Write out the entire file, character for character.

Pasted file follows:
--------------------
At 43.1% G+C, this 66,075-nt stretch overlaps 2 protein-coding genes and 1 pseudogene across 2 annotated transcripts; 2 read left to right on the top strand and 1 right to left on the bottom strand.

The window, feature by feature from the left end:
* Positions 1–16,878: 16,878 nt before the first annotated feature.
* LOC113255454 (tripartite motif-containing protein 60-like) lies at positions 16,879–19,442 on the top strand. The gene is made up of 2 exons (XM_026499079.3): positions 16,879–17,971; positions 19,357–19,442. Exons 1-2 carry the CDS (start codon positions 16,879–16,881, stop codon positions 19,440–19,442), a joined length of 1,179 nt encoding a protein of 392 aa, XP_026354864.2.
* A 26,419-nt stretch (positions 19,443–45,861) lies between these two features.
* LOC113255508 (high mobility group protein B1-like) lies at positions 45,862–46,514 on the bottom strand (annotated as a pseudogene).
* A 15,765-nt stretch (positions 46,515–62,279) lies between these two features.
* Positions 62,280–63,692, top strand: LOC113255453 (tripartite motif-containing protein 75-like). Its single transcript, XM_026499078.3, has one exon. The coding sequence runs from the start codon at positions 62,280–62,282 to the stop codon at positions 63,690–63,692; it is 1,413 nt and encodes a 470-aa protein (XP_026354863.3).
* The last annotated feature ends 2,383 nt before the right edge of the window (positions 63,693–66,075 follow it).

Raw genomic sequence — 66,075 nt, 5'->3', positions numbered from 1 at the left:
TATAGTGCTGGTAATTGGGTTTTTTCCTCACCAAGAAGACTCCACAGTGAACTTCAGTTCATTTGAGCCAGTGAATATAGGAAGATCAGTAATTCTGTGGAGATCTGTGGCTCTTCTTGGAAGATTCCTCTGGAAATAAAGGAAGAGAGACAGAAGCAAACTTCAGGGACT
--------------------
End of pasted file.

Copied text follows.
At 43.1% G+C, this 66,075-nt stretch overlaps 2 protein-coding genes and 1 pseudogene across 2 annotated transcripts; 2 read left to right on the top strand and 1 right to left on the bottom strand.

The window, feature by feature from the left end:
* Positions 1–16,878: 16,878 nt before the first annotated feature.
* LOC113255454 (tripartite motif-containing protein 60-like) lies at positions 16,879–19,442 on the top strand. The gene is made up of 2 exons (XM_026499079.3): positions 16,879–17,971; positions 19,357–19,442. Exons 1-2 carry the CDS (start codon positions 16,879–16,881, stop codon positions 19,440–19,442), a joined length of 1,179 nt encoding a protein of 392 aa, XP_026354864.2.
* A 26,419-nt stretch (positions 19,443–45,861) lies between these two features.
* LOC113255508 (high mobility group protein B1-like) lies at positions 45,862–46,514 on the bottom strand (annotated as a pseudogene).
* A 15,765-nt stretch (positions 46,515–62,279) lies between these two features.
* Positions 62,280–63,692, top strand: LOC113255453 (tripartite motif-containing protein 75-like). Its single transcript, XM_026499078.3, has one exon. The coding sequence runs from the start codon at positions 62,280–62,282 to the stop codon at positions 63,690–63,692; it is 1,413 nt and encodes a 470-aa protein (XP_026354863.3).
* The last annotated feature ends 2,383 nt before the right edge of the window (positions 63,693–66,075 follow it).

Raw genomic sequence — 66,075 nt, 5'->3', positions numbered from 1 at the left:
TATAGTGCTGGTAATTGGGTTTTTTCCTCACCAAGAAGACTCCACAGTGAACTTCAGTTCATTTGAGCCAGTGAATATAGGAAGATCAGTAATTCTGTGGAGATCTGTGGCTCTTCTTGGAAGATTCCTCTGGAAATAAAGGAAGAGAGACAGAAGCAAACTTCAGGGACT